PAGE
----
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North Korea is sending satellites in defiance of sanctions

North Korea is sending satellites in defiance of sanctions
North Korea is sending satellites in defiance of sanctions

North Korea’s first satellite launch attempt


| Photo: KCNA


The problem is not with North Korea’s own satellites, but with the way the satellites are sent. North Korea has announced that it is going to defy the UN sanctions.

North Korea has announced the launch of its third spy satellite into Earth orbit.

The United Nations sanctions North Korea’s use of ballistic missile technology. The same technology is used to send rockets into space.

Pyongyang told Japan that the satellite could be launched by this Wednesday. At the same time, criticizing the move, Japan said it would work with its allies to “strongly urge” Kim Jong-un to withdraw from the plan.

Both North Korean attempts this year have had embarrassing and costly results, with satellites collapsing in the early stages of launch, British daily The Independent reported.

North Korean officials have described previous incidents as ‘serious failures’.

Neighboring South Korea has also warned Pyongyang against the launch. In addition, the country has threatened to scrap an agreement signed in 2018 aimed at reducing tensions between the two countries.

The United Nations Security Council has banned North Korea from carrying out various activities using missile technology. This includes efforts to send satellites into space using ballistic missile technology.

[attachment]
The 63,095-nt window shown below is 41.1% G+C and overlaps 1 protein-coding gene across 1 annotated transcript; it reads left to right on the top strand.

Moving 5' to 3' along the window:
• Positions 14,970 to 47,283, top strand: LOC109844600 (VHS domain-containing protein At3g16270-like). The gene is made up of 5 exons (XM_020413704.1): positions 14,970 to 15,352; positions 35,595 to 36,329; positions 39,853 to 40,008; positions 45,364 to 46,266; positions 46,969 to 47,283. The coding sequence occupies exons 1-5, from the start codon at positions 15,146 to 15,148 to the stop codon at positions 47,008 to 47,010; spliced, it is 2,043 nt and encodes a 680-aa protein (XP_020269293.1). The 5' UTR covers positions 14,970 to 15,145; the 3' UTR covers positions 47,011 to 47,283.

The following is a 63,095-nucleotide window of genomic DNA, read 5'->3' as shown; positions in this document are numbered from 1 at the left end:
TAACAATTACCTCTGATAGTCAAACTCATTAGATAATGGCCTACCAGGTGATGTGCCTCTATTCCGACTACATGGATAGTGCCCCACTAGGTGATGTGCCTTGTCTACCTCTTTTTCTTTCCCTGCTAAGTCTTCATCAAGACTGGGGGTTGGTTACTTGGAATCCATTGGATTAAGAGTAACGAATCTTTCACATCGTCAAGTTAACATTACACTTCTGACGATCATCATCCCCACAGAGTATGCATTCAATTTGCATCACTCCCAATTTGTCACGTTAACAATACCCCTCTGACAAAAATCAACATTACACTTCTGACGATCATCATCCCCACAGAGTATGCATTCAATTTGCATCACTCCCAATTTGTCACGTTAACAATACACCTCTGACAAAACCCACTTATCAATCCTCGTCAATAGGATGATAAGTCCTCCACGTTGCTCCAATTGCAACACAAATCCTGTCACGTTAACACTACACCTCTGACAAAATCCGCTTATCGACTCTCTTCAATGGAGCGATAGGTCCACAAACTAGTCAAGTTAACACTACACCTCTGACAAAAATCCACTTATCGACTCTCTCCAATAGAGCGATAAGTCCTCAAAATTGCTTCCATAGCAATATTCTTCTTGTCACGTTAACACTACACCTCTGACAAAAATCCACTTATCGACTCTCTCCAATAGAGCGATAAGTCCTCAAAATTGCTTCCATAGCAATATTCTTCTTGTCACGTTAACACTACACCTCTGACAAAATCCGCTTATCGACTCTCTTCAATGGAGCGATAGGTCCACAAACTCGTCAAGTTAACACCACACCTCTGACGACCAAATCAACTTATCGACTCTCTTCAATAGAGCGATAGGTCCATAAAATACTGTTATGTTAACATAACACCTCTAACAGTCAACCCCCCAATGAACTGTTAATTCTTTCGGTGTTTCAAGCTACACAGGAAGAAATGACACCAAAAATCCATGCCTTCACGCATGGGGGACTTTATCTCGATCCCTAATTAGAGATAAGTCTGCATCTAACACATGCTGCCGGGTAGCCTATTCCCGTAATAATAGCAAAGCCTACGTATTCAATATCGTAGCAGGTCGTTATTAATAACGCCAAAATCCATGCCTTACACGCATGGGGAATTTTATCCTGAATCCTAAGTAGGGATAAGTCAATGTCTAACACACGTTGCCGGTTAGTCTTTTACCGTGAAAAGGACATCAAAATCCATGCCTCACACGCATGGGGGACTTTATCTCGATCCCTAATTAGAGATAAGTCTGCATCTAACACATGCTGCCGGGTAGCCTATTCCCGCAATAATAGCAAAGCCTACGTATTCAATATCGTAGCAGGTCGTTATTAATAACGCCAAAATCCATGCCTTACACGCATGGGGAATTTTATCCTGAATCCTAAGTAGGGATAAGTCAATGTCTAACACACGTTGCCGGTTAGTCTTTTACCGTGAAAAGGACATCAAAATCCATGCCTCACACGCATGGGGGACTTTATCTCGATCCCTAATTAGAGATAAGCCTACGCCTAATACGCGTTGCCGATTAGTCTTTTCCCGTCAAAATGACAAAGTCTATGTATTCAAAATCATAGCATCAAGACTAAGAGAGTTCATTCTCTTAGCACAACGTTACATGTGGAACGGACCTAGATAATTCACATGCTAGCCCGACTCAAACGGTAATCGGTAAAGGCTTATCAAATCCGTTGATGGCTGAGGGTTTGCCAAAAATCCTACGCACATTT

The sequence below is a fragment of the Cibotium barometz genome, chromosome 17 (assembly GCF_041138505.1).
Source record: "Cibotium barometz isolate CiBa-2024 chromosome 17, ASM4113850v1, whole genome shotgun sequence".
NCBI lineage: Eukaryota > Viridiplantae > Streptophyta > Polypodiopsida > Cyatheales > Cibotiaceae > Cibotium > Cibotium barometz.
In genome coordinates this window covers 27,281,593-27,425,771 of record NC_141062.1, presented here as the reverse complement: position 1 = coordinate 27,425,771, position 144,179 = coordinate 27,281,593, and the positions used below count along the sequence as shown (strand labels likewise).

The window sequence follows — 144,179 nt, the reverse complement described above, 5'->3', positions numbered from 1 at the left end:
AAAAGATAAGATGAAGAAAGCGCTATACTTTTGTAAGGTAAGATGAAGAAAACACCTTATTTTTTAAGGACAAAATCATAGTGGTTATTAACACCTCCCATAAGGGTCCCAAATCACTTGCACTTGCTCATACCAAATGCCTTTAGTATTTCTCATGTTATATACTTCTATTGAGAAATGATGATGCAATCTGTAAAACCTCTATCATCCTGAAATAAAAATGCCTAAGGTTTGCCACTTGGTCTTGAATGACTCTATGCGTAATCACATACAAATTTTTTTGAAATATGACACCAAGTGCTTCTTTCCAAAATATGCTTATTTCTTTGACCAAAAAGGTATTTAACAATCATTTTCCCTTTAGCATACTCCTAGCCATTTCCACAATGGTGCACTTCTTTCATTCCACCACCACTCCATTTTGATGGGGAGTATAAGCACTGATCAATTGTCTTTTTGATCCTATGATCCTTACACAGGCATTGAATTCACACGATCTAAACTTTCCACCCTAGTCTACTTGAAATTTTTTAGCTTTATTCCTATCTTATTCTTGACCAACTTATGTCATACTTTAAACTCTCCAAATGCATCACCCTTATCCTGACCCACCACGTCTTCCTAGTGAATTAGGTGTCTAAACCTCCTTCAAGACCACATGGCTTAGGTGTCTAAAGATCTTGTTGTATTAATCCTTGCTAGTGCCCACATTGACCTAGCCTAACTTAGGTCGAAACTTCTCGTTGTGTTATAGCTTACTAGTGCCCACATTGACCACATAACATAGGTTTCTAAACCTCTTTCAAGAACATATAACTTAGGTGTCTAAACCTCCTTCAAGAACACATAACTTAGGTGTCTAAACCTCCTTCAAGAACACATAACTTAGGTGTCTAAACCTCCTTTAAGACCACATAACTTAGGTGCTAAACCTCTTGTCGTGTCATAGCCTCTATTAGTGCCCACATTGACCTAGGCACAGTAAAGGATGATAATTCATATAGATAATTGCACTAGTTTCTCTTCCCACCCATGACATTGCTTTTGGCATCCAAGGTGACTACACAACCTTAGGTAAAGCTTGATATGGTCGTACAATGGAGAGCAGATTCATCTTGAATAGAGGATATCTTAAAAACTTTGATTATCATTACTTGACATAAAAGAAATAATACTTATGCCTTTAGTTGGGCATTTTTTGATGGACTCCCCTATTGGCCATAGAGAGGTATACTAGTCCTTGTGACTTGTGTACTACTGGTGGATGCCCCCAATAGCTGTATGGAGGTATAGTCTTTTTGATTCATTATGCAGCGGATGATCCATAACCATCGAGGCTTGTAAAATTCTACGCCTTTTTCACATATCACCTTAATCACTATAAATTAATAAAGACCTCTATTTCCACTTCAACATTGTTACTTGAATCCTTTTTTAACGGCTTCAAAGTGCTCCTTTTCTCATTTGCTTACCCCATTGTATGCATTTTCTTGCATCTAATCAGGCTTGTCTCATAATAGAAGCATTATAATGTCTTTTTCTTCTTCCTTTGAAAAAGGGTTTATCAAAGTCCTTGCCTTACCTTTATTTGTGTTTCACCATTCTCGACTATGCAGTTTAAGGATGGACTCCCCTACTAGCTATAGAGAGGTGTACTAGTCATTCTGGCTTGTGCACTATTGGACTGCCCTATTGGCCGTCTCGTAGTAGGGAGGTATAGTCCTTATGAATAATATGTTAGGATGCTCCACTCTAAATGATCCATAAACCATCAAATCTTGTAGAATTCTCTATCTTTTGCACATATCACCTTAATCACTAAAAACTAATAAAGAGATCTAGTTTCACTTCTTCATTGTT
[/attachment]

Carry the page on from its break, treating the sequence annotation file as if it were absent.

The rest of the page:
“Their aim is to launch satellites, but their use of missile technology is a clear violation of the terms of the UN Security Council.” — Japanese Prime Minister Fumio Kishida told reporters.

“It could also have a major impact on our national security.”

Kazuo Ogawa, a spokesman for the Japan Coast Guard, said North Korean officials had identified three sea areas where the rocket debris was at risk of landing. He also said that the launch may take place between November 22 and November 30.

According to Ogawa’s data, the three regions identified are the Korean Peninsula, China and the Philippine Sea.

Previous attempts to launch spy satellites in May and August also mentioned these regions. This indicates that the country will follow the same path in a possible third attempt.

Kishida said, Japan’s defense system includes the warship ‘Aegis destroyer’ and the ‘Pac-3’ missile made by Lockheed Martin. And they are prepared to prevent any ‘unwanted’ incident. However, he did not give any detailed information about this.

A section of experts see this satellite launch as an excuse for North Korea to test its missile technology.

North Korea says it needs a space-based surveillance system to better monitor its adversaries.

It was North Korea’s first attempt to launch a satellite since Kim Jong-un’s rare and historic visit to Russia in September and his visit to the Vostochny Cosmodrome with President Vladimir Putin.

After visiting the modern space launch center, Putin assured Pyongyang that he would fully cooperate with North Korea’s satellite launch.

On the other hand, South Korea plans to launch its first rescue satellite on November 30. SpaceX’s Falcon 9 rocket will assist in launching the satellite from the US military’s Vandenberg Air Force base.

North Korea’s first two attempts failed due to technical errors in the early stages of launch. However, the country has promised to continue this effort until a successful launch.


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